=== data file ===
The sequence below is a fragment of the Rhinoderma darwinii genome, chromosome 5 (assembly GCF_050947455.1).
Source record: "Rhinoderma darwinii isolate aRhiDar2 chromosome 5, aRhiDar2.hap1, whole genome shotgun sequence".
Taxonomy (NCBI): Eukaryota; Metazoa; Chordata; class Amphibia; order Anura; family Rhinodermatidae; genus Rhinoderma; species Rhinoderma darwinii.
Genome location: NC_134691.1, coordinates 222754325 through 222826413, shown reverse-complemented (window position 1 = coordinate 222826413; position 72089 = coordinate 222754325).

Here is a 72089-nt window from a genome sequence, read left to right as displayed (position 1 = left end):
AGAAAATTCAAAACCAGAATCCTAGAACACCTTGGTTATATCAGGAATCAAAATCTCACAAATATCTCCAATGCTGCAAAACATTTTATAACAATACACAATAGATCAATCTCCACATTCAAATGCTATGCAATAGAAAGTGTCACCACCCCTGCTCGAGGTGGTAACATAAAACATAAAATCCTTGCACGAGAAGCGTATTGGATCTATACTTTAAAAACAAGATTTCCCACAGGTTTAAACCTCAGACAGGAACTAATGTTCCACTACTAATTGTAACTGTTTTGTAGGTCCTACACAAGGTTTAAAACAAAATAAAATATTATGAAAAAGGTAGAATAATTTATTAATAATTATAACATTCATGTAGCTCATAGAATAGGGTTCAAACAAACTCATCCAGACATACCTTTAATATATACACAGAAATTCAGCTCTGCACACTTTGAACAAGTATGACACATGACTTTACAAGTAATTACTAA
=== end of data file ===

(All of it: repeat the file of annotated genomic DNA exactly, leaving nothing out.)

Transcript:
The sequence below is a fragment of the Rhinoderma darwinii genome, chromosome 5 (assembly GCF_050947455.1).
Source record: "Rhinoderma darwinii isolate aRhiDar2 chromosome 5, aRhiDar2.hap1, whole genome shotgun sequence".
Taxonomy (NCBI): Eukaryota; Metazoa; Chordata; class Amphibia; order Anura; family Rhinodermatidae; genus Rhinoderma; species Rhinoderma darwinii.
Genome location: NC_134691.1, coordinates 222754325 through 222826413, shown reverse-complemented (window position 1 = coordinate 222826413; position 72089 = coordinate 222754325).

Here is a 72089-nt window from a genome sequence, read left to right as displayed (position 1 = left end):
AGAAAATTCAAAACCAGAATCCTAGAACACCTTGGTTATATCAGGAATCAAAATCTCACAAATATCTCCAATGCTGCAAAACATTTTATAACAATACACAATAGATCAATCTCCACATTCAAATGCTATGCAATAGAAAGTGTCACCACCCCTGCTCGAGGTGGTAACATAAAACATAAAATCCTTGCACGAGAAGCGTATTGGATCTATACTTTAAAAACAAGATTTCCCACAGGTTTAAACCTCAGACAGGAACTAATGTTCCACTACTAATTGTAACTGTTTTGTAGGTCCTACACAAGGTTTAAAACAAAATAAAATATTATGAAAAAGGTAGAATAATTTATTAATAATTATAACATTCATGTAGCTCATAGAATAGGGTTCAAACAAACTCATCCAGACATACCTTTAATATATACACAGAAATTCAGCTCTGCACACTTTGAACAAGTATGACACATGACTTTACAAGTAATTACTAA